Mergers force shops to adapt

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Recently announced mergers and acquisitions among some of the largest pharmaceutical companies are reverberating throughout the advertising community.

"We do not need to panic. Mergers are a reality," says Glenn DiSimone, chairman-CEO, Medicus Group International, New York, the healthcare unit of MacManus Group, now part of B Com3 Group. Despite the mergers, he says there will remain plenty of work for numerous agencies. "No one client is going to deal with just one agency because of the conflict issue. At least three or four agencies will be involved with each company."

PFIZER GOBBLING W-L

Recently announced mergers include Pfizer's merger with Warner-Lambert Co., a $92 billion deal that erases W-L's $58 billion merger attempt with American Home Products. In January, Glaxo Wellcome announced it was acquiring SmithKline Beecham in a $76 billion deal. And in December, Pharmacia & Upjohn announced a $27 billion merger with Monsanto Co.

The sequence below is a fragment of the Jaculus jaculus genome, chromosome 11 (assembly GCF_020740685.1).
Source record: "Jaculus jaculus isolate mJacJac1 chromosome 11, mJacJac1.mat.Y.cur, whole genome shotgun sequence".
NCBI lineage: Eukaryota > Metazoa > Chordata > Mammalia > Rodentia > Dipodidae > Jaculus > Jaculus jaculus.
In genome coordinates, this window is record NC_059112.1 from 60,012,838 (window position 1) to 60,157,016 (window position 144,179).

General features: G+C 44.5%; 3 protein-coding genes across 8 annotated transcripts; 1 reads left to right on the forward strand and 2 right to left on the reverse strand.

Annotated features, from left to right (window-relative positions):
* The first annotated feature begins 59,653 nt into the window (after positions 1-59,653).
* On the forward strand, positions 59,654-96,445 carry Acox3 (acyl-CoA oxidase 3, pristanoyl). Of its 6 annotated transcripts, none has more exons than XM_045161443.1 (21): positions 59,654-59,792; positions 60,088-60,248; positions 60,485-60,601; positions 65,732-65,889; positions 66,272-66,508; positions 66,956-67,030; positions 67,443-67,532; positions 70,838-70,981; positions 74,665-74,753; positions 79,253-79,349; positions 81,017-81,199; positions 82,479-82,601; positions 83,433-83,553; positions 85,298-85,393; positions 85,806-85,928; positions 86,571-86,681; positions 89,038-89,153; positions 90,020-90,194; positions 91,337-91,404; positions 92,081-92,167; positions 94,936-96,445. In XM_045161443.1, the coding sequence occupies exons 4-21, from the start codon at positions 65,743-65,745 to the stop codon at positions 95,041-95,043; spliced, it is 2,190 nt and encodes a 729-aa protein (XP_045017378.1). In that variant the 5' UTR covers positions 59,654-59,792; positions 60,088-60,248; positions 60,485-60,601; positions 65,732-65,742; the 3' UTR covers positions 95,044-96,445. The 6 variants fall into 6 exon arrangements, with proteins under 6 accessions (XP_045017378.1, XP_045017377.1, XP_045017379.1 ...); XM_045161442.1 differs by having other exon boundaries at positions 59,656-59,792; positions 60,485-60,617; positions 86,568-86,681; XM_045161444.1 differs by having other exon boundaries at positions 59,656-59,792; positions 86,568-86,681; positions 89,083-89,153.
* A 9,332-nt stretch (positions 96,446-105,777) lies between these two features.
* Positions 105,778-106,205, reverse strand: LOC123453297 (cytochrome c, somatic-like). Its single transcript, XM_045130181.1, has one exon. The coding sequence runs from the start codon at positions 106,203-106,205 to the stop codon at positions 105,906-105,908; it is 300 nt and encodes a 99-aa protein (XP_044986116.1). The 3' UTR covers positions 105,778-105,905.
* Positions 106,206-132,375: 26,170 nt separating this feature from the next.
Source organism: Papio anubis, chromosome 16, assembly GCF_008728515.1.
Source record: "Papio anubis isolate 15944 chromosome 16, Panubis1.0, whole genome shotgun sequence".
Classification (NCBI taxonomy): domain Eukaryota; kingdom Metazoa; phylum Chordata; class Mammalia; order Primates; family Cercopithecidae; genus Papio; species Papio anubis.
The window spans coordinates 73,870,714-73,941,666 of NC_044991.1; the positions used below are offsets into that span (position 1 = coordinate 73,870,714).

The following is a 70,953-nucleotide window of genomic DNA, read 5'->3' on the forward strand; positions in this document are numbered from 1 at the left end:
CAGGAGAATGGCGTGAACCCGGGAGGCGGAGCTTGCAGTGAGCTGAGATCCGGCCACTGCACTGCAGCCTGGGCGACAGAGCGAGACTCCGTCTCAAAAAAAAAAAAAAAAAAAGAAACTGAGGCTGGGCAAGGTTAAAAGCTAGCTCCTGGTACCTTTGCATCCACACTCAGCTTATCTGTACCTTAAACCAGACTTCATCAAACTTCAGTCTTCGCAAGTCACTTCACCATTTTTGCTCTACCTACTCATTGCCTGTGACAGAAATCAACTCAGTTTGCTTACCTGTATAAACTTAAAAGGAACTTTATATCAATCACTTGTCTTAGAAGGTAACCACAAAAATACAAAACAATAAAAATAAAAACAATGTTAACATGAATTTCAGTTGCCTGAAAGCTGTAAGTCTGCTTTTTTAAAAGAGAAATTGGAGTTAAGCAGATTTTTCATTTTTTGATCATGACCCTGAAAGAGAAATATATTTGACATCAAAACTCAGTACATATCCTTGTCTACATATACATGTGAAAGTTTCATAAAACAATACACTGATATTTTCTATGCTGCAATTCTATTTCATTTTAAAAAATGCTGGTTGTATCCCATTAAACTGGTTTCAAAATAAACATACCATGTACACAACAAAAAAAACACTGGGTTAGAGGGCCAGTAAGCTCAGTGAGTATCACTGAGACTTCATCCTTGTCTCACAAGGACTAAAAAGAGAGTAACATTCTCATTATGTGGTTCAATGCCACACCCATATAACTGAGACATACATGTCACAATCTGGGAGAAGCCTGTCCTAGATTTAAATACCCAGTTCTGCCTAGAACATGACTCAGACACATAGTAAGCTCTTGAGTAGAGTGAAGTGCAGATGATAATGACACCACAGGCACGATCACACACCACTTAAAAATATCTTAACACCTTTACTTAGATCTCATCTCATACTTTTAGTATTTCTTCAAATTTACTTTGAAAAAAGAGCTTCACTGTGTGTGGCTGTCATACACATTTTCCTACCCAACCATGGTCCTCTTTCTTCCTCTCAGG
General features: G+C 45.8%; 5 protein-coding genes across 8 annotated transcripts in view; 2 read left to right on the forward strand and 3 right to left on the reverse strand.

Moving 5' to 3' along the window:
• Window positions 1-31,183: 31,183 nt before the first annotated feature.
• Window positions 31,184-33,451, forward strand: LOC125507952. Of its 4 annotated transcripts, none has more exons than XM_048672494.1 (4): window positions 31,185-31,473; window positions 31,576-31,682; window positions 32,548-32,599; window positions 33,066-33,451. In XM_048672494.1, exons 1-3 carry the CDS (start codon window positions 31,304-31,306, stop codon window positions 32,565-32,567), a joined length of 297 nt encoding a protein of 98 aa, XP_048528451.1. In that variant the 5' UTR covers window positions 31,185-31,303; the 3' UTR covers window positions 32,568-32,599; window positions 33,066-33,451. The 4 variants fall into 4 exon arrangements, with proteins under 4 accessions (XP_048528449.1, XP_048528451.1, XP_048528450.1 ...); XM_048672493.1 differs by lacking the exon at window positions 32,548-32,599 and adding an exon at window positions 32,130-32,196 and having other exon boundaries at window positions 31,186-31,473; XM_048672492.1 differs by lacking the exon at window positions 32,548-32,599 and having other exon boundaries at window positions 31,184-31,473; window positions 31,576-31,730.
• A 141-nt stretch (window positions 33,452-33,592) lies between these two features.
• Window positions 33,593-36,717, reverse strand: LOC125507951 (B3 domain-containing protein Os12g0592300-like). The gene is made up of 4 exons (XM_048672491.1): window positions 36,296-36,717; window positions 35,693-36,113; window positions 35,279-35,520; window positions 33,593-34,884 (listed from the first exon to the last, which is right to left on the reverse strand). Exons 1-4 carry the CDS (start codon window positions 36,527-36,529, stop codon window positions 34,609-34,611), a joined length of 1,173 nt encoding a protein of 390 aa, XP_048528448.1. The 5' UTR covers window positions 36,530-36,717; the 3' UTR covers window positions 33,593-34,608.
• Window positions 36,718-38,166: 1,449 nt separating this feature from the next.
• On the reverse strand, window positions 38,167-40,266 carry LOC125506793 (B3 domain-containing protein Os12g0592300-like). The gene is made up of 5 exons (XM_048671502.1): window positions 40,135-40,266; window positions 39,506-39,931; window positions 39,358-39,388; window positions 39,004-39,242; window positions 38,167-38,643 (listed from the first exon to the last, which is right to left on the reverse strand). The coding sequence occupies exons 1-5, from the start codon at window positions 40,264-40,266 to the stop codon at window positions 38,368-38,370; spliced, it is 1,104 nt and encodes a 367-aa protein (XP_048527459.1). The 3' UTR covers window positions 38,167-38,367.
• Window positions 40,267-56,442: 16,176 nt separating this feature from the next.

"We can see talk of a merger two ways: opportunity or disaster," says Joe Torre, CEO of Torre, Lazur, McCann Healthcare Worldwide, Parsippany, N.J., which represents Glaxo SmithKline. "If two companies are merging and they have used three agencies to market their products, saying that they will release an agency is safe. A merger is opportunity for some, disaster for others."

LESS ROOM SEEN

"In the end, there probably will be about 10 large pharmaceutical companies, and that will mean less room for all the ad agencies," says Mr. DiSimone.

Being proactive, some agencies have formed direct-to-consumer units or strategic alliances with healthcare shops, such as the union last year between Consumer Healthworks and Merkley, Newman & Harty, both New York.

The merger was partly driven by Merkley's failure to win Pfizer's $75 million Zyrtec review.

"Clients have said, `If I'm going to spend $60 million, I want to spend it with an agency that has experience,' " says Anne Devereux, Merkley Newman Harty Healthworks' president-chief operating officer.

Globalization is another issue facing many merged companies and the agencies that represent them.

"We have offices in different countries talking to each other. Japan is talking with Germany. Germany is talking with France," he says. "That communication was not present before. Now we know how each product is faring in each country and pitfalls we have to avoid."

Contributing: David Goetzl

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